Usually, people make New Year's resolutions about themselves: they want to lose weight, stop smoking, stop cursing, find a relationship, things like that. But Isaac Slade , lead singer of The Fray , says his resolution is all about puppy love -- as in, an actual puppy.
Isaac tells ABC News Radio that he has several resolutions, but one of them involves helping his dog become a happier, more adjusted pooch. "She was a litter of one...they call it a singleton, like a single child, which basically means she does not play well with others," laughs Isaac. "So I'm gonna try to take her on more walks, introduce her to some dogs, maybe get a little dog training."
He adds, addressing the pooch, " Norma , if you're listening, get ready. It's gonna get real around the Slade house!"
As for Isaac's longtime buddy and band mate, Fray guitarist Joe King , his resolution is pretty life-changing. "I'm engaged, and so we're planning our wedding," he tells ABC News Radio. "And so I wanna finish the planning...we're gonna go food tasting soon. [We're] getting married in New Orleans....so, yeah, [to] plan the wedding [is my resolution]."
The Fray has a new album coming on February 25 called Helios ; they'll ring in 2014 on Dick Clark's New Year's Rockin' Eve with Ryan Seacrest, airing Tuesday night on ABC.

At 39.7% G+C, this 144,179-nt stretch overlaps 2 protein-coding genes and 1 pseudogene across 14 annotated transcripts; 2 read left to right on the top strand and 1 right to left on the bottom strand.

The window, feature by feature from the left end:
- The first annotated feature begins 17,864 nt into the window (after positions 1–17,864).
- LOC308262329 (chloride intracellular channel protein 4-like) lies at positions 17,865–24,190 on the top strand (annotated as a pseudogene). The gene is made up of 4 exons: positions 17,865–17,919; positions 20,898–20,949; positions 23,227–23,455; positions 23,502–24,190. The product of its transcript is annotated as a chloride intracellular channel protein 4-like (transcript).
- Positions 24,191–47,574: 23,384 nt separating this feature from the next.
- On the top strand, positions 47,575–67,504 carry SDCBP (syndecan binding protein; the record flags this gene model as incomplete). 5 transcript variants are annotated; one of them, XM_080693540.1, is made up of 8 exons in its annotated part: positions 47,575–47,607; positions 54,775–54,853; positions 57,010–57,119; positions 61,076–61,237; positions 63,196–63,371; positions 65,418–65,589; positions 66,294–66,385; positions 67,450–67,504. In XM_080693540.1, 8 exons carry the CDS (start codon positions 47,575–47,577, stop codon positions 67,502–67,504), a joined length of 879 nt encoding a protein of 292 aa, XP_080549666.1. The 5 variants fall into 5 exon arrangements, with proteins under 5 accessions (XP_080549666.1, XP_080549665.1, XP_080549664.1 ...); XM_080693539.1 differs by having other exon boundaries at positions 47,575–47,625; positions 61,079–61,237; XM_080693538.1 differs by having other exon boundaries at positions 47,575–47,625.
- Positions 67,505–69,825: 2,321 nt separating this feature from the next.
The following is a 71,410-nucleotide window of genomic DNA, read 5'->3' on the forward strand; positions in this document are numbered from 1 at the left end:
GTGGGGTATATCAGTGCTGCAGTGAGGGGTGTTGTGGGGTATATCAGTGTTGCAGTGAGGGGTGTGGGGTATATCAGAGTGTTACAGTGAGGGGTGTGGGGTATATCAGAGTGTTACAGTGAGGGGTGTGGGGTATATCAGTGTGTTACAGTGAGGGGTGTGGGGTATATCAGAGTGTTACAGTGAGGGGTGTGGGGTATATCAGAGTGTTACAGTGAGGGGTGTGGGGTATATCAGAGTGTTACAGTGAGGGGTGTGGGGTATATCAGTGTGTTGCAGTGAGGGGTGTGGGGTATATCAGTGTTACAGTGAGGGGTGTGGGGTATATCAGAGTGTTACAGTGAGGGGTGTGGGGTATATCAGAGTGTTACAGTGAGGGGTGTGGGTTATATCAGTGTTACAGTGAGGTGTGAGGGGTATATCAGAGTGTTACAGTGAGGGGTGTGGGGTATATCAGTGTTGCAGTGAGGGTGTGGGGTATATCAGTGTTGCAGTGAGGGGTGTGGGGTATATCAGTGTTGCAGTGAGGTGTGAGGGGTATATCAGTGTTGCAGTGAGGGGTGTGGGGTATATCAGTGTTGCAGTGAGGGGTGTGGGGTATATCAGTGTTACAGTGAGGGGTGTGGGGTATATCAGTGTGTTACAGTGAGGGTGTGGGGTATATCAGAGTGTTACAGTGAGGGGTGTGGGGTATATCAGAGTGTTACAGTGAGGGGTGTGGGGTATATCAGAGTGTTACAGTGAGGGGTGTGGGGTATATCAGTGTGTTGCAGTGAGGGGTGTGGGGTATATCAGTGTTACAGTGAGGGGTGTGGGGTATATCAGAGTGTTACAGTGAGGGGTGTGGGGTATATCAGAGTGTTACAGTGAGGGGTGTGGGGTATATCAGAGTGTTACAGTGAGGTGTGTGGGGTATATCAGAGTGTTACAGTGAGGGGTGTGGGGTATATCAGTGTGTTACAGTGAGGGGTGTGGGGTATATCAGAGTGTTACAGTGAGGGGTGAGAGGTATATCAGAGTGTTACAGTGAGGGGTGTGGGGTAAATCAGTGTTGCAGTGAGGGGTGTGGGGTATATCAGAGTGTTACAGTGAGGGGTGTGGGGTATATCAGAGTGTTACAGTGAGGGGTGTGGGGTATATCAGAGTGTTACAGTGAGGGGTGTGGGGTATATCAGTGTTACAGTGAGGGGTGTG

"It's one of those shows that's just been around forever," Isaac says of playing the annual telecast, which has been airing for more than 40 years. "And when we heard that we got the gig...it was crazy. 'Cause, we do a lot of cool stuff, and sometimes it's things we've heard of, [but] usually, they're first-time things. But for this, it's a perennial. It's awesome!"
As for Joe, he says he's got plenty of childhood memories of watching Dick Clark's New Year's Rockin' Eve as a kid, but they weren't always fond memories.
"My family always had it on," he recalls. "When I was a little tyke, like, little Joey with his blankie, falling asleep on the couch, my older siblings were like, 'Joey! You've got two more minutes!' And my eyes would barely open, and I'd see Dick Clark . And then there'd be, like, ten more seconds, and [they'd yell], 'Get up!'"
He jokes, "So that was my childhood. Very traumatizing!"
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